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Investing in stocks? What you must know
Arnav Pandya in Mumbai | January 19, 2009 15:49 IST
While financial planners would normally advise you to take the mutual funds route to investment, many want to do it themselves. For such people, it's extremely important to look at certain parameters in the balance sheet that will help them decipher the financial situation better.
Ideally, start with balance sheet and give it a thorough reading. But often investors either don't make use of financials or rely on few select financial details to make their investment decision.
In a balance sheet, it is important to look at some important numbers. Then compare these numbers with historical data. Accordingly, a clearer picture will emerge on how the company is progressing. Also, the balance sheet will talk about other important features like the company's assets like building and furniture, receivables and liabilities.
Here are some important parameters that should give you a fair idea about the company's financial situation.
Cash and cash equivalent
The cash position of the company is immediately evident if one looks under this head in the balance sheet. Companies usually cannot manipulate it. As these cash balances are maintained with some bank, it can always be cross-checked by an external auditor. Of course, one cannot do much, if there is fraud of the magnitude of Satyam [Get Quote] Computers, where cash balances were fudged. But as a thumb rule, more the cash value, higher the value of the company. In fact, it is also used to value organisations.
Debtors and creditors
There are people and entities that owe money to the company. In every business, all transactions do not involve immediate payment. These are known as debtors. Debtors are usually mentioned under receivables.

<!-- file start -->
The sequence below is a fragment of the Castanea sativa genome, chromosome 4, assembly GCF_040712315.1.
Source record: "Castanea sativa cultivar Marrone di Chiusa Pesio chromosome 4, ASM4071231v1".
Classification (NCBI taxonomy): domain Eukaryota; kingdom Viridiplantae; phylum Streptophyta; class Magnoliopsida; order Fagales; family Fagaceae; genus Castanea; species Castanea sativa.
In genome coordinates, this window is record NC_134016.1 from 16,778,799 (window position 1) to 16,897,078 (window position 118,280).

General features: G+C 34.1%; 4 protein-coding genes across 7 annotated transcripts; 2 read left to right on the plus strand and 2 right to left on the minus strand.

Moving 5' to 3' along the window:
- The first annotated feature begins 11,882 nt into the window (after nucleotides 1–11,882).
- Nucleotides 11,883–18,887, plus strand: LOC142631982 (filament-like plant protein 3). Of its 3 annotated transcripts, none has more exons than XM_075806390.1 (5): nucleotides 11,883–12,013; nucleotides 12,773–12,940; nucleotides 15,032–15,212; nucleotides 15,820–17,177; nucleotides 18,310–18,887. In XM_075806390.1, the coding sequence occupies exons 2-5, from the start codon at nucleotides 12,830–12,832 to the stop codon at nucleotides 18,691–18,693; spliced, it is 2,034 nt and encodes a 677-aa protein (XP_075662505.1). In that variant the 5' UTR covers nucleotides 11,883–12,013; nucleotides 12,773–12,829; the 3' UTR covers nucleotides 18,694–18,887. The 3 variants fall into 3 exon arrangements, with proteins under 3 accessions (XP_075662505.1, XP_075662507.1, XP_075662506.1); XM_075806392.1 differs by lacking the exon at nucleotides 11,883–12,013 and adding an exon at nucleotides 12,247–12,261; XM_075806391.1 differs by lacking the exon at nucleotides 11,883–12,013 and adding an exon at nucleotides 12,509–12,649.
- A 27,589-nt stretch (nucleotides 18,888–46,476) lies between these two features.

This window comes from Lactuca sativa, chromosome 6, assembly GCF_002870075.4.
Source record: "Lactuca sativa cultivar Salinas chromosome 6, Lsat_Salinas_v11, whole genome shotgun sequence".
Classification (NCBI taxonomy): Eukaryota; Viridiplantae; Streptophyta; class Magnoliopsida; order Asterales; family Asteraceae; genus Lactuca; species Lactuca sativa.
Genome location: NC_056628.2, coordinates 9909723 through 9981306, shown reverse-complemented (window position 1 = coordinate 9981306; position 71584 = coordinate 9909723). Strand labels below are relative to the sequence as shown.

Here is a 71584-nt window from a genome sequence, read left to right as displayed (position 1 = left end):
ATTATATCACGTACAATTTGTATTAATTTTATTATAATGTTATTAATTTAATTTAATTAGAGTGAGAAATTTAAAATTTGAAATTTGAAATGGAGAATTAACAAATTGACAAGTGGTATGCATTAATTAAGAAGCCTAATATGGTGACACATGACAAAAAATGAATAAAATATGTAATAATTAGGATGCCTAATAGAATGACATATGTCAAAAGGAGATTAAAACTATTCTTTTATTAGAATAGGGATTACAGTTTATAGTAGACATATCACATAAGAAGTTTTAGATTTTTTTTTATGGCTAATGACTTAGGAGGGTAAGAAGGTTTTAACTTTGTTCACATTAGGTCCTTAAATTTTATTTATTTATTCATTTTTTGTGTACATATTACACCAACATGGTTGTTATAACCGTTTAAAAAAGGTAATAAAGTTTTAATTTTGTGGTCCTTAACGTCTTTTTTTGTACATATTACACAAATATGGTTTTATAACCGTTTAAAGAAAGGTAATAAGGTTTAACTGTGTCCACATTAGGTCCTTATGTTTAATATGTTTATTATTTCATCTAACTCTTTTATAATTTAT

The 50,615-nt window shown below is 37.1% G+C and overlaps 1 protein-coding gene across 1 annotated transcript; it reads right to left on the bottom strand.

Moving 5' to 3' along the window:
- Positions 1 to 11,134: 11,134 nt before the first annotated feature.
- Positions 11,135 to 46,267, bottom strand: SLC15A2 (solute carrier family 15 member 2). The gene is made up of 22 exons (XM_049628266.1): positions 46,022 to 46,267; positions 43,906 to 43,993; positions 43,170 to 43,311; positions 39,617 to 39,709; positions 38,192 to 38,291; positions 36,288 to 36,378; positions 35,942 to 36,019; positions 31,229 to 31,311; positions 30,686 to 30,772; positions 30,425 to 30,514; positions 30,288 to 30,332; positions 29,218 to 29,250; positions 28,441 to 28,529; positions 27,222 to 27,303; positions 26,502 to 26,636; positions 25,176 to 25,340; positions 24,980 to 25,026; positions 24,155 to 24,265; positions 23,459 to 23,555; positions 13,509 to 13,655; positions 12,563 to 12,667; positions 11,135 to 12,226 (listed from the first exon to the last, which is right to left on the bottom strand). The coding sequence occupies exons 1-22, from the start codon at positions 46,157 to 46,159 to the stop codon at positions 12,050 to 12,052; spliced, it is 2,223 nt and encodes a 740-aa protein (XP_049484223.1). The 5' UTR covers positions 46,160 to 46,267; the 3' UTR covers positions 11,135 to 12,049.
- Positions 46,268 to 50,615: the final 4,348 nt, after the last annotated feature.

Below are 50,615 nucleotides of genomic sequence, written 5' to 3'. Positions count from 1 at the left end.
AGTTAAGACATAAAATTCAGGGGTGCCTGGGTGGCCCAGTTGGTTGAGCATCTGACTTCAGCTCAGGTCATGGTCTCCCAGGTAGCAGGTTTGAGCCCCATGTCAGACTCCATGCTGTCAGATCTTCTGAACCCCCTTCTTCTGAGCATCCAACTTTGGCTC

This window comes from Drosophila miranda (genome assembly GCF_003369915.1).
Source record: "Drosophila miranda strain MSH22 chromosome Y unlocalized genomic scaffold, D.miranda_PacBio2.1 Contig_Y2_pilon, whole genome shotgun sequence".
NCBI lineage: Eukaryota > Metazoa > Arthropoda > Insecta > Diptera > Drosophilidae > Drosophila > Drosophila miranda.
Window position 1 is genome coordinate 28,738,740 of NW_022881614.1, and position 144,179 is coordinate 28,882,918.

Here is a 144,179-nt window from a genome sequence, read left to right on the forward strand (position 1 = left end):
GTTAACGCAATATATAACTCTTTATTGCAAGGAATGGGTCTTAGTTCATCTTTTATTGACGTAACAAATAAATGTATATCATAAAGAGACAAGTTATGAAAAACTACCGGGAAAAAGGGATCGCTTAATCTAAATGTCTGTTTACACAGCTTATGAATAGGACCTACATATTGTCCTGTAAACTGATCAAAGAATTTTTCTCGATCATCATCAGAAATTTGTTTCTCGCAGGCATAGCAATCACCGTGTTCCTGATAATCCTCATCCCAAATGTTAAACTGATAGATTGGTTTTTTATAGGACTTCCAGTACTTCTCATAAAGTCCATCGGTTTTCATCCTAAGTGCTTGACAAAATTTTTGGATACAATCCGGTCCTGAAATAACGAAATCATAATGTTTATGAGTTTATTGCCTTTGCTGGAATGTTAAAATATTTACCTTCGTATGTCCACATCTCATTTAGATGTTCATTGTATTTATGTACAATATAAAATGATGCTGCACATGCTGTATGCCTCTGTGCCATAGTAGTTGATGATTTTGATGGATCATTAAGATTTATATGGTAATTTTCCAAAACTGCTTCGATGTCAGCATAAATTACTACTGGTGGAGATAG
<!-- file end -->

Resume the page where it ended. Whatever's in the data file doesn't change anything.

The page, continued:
The figures mentioned gives an indication of the amount that is going to be collected. In case the financial conditions deteriorate, then an immediate impact could be seen here. Also, the company could be facing problems if the payment cycle is getting longer. That is, a large amount is getting locked up in an unproductive area.
Further, if a large part of the additional sales is added to debtors without collection, it means that the company is selling on credit. To get an overview of the company's financial health, compare the debts and number of debtors over years.
Just like a company owes money, it also needs to pay to various entities. These are classified under the head creditors. To know how the company is faring, compare the current amount and the number of debtors with previous years' data. This will tell you how the company is managing the payment cycle. If the numbers have gone up, it means the liability of the company is on a rise. This is not a good sign and may create hindrances in events such as raising capital.
The amount of capital in an organisation is an important parameter in arriving at a company's valuation. The amount of the capital also determines the kind of value that investors will give to the company in the stock market.
But it needs to be compared with the profits, to value a company. For instance, a profit of Rs 500 crore (Rs 5 billion) on a capital of Rs 5,000 crore (Rs 50 billion) would lower the valuation. However, a profit of Rs 200 on a capital of just Rs 50 crore (Rs 500 million) is likely to result in a better valuation.
Fund raising ability
Yet another way to judge any company's financial stability. There are two ways to raise money -- either through equity or debt. This means they can either go the financial institutions or raise money through the public. To do any of it, a company needs to have a sound financials.
To know whether the company can raise the required cash, look at the debt and equity on the books. For example, a company with an equity of Rs 100 crore (Rs 1 billion) and a debt of just Rs 5 crore (Rs 50 million) will find it easy be to finance a new venture or an acquisition. On the other hand, a company with an equity base of Rs 20 crore (Rs 500 million) and a debt of Rs 45 crore (Rs 450 million) will be viewed negatively, if it seeks a large amount of additional debt.
The writer is a certified financial planner.
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